THIS REVIEW OF ‘THE IMMORTAL HULK’ #8 CONTAINS MINOR SPOILERS.
by Clyde Hall. Science and the supernatural usually cross paths at the cost of one or the other. Explain a fantastic story phenomenon with science, it loses mystique. Make it elusive to (or apart from) the scientific method, and it borders folklore. Give both equal footing while maintaining the horror, and a writer can be justifiably proud of their accomplishment. Al Ewing has earned a right to healthy hubris from the current run of The Immortal Hulk, which not only hearkens back to the character’s original concept, but expands on it in the most wicked, unholy ways. His Hulk gives you the willies.
If we watch paranormal television hoping for a peek at unearthly nightmare creatures and storm chaser programming to witness forces of nature unleashed, The Immortal Hulk #8 satisfies both cravings. The title has been building to a payoff, with ample panel time for the emerald goliath to return to his monster roots; being the Hulk when the sun goes down, a human mockery not only beyond mortal, but also mockingly aware of it. Ewing also includes empirical trappings of the creature’s past, from bountiful gamma rays to those who would unlock and understand its power. Issue #8, “His Hideous Heart”, slams these locomotive forces head-on with chilling impact. In the process, the horrific nature of the Hulk may surpass the Jekyll and Hyde foundation that inspired it.
Last issue, the Avengers incapacitated the Hulk at the behest of Proper Government Authorities and relinquished the behemoth to their care. Since then, nothing. Bruce Banner and his alter-ego might as well have been swallowed by a black hole. Carol Danvers, not content with the bureaucratic stonewalling in lieu of status updates, strategically tugs against the red tape. Meanwhile, the Hulk is meticulously studied by a black op think tank headed by Dr. Clive. But not in any way that’s been attempted before. Clive seeks to test the ‘immortality’ of the creature, as well as establish scientifically The Rules by which the monster and its human host exist. Sadistic vivisections ensue, leading to a terrible fate for one not only bent on abyss-staring box seats, but electron microscopes recording every shadowy crevice.
Ewing’s narrative from the first issue has been daring as a wordsmithing Matt Murdock, fashioning a chiller epic but enveloping elements central to the science fiction/science gone mad Hulk tropes common to the character’s history. Dotting the landscape with Avengers, Walter Langkowski, She-Hulk, the military, while absorbing them into his own distinctive and macabre vision. In #8 he finalizes that alchemical compound, folding in logic and physical nature to serve this heart-of-darkness, fiendish fairy tale.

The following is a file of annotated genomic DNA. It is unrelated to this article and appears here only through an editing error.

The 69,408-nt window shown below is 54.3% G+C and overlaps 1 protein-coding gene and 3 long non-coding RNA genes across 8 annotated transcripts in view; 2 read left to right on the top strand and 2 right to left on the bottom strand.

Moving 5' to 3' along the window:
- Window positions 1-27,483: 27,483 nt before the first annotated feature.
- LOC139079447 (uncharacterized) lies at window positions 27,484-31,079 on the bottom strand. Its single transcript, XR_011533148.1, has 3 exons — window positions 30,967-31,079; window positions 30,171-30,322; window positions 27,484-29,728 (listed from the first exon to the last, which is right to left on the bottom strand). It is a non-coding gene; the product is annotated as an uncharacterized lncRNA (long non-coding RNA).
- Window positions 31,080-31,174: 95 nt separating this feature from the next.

Dr. Clive is attuned, a conduit of immoral research embracing and intellectualizing Poe over any physics or biology founder. He fully embraces his own twisted tastes, making the grisly grotesquerie he conducts palatable within a fact-finding framework. The quest for knowledge granting a pass to any defilement, any base inhumanity, he can imagine. He’s quite aware of the victimizing effect this detached depravity should visit on the pitiable subject made to endure it. Except in this case, that recipient is a devilish emerald reflection that unnerves its torturer. It’s award-worthy Gothic horror by way of DNA sequencers and cytometers, applied without ethics.
How often does a comic book qualify as a legitimate page-turner? We marinate in weekly comics mineral springs of product, enjoying the soak but normally able to towel off at a moment’s notice and take up our enjoyment later. This issue, once taken hold of, takes hold back and throttles the reader toward the final panel. Ewing and his team don’t even rely on traditional dingy settings or macabre trappings to propel the monster tale they’ve unleashed. Penciller Joe Bennett, inker Ruy José, and colorist Paul Mounts depict modern labs as grottos for the unspeakable, well-lit by overhead fluorescent. Like a horror film where the director floodlights every scene instead of dimming to hide any special effects faux pas, the better for the audience to witness every nuance of their celluloid monstrosity.
They also step across a boundary that most Hulk tellings don’t, especially given the unpredictable might of their creature. For all its rampages and collateral damage, Banner’s dark side is seldom seen willfully creating fatalities. This isn’t that brute, proving that when it’s sufficiently vexed, any superheroic altruism is cast aside with a dismissive, viridescent backhand. As Hulk says, if you’re seeking the science, you’ve come to the wrong guy. If you seek a monster governed by morality, refer to the first answer.
It’s not the Hulk of Hulk-Busters, of raging against the unrelenting fear of normal people, of seeking acceptance in a world wrongly deeming it a destructive fiend, of child-like innocence or of simple unbridled rage. It’s an unfathomable green boogeyman earning every shuddered gasp from humanity assembled. This story brought back childhood memories of early Hulk, imprisoned behind layers of steel while Rick Jones maintained a vigil outside. A misanthrope which promised vengeance and payback while reminding its captor that it never stops. Never tires. And that it’s coming for you.
Written by Al Ewing.
Pencils by Joe Bennett.
Inks by Ruy José.
Colors by Paul Mounts.
Letters by VC’s Cory Petit.
9 out of 10